Q&A: Ethical prospective querying
Q: A few facilities in our system have a schedule for certain units, such as the trauma unit. The physicians listed are the ones scheduled to cover those units. We are being instructed to go ahead and query those physicians if we see an opportunity even if the provider has not documented on the record at the time the query is issued. I just don’t feel comfortable with this practice but if I had a different perspective, I might be more open to the process. Is it okay to query a provider prior to them documenting in the record?
A: This is a great question, and one that shows you are thinking. In the outpatient setting, CDI professionals do ask questions prospectively (prior to the patient encounter). Because of the shortened time of an encounter, a concurrent review is not very practical. They base the need for query off previous documentation, the problem list, and any diagnostic data available. This is a common accepted practice, knowing a query should not be asked unless it is relevant to the planned encounter.
Your question, however, reflects practices within the inpatient setting. I would be hesitant to query a provider who has not yet documented within the record. I see a few issues related to such a practice, the two biggest being compliance and provider engagement. I would not want a physician to be hit with a question when they have not yet seen the patient or have not yet documented their assessment. I would think this would be frustrating for the physician and may be received negatively. When considering compliance in query practice, one should not lead a provider to a specific diagnosis. Although the reviewer may see clinical indicators to support a query, they should allow the provider the chance to document the desired condition before a query is placed.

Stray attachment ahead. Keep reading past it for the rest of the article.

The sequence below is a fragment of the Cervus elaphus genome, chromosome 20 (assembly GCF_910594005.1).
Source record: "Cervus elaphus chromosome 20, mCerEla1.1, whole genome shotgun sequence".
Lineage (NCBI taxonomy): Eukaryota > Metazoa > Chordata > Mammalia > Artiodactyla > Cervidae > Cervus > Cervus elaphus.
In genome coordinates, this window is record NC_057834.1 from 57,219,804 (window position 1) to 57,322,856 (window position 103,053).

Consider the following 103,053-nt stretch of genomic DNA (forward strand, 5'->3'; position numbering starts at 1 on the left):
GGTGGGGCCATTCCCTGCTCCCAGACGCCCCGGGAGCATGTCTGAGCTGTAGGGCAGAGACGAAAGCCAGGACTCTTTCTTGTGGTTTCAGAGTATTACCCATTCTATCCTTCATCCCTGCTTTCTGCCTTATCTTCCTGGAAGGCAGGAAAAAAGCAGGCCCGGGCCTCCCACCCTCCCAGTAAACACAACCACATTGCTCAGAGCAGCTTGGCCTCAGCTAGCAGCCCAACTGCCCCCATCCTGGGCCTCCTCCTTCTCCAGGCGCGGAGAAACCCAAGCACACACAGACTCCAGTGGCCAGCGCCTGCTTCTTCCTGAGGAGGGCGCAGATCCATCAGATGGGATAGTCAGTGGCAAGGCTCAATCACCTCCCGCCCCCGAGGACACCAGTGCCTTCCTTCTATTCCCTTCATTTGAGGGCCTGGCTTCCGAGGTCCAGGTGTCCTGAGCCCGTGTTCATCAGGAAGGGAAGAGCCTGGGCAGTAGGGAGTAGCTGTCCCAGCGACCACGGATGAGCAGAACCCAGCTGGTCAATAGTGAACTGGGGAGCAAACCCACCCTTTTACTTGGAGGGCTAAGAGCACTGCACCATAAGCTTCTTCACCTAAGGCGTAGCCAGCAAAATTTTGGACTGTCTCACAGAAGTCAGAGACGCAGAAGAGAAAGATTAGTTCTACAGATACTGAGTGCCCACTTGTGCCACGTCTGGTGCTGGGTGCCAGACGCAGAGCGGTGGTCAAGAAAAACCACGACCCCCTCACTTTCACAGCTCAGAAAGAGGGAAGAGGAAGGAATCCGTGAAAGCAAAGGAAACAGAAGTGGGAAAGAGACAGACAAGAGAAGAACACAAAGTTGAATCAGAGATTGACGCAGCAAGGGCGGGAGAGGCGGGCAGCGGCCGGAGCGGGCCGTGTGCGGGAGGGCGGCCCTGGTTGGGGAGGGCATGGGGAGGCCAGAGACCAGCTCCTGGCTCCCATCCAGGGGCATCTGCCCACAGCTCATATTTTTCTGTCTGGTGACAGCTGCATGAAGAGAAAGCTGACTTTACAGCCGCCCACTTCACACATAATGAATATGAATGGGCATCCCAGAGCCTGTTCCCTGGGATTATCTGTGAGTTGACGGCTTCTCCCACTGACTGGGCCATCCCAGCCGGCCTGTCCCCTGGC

Lastly, how do you compute CDI impact? For example, if I query before the provider has even documented their assessment and I ask for a diagnosis, and then the provider documents the diagnosis, who is to say the provider would not have documented it without a query? I think such a practice would inflate CDI impact dishonestly.
When I was reviewing records regularly, I often did review records before the history and physical or consult note was documented. I often would identify potential need for further specificity or for a diagnosis. But I kept that information in my CDI notes and would follow up once the documentation was present, to identify if the need for querying remained. I would not suggest asking a question beforehand.
I hope you find this information helpful.
Editor’s Note: Laurie Prescott, RN, MSN, CCDS, CCDS-O, CDIP, CRC, ACDIS interim director and CDI education director, answered this question. Contact her at email@example.com.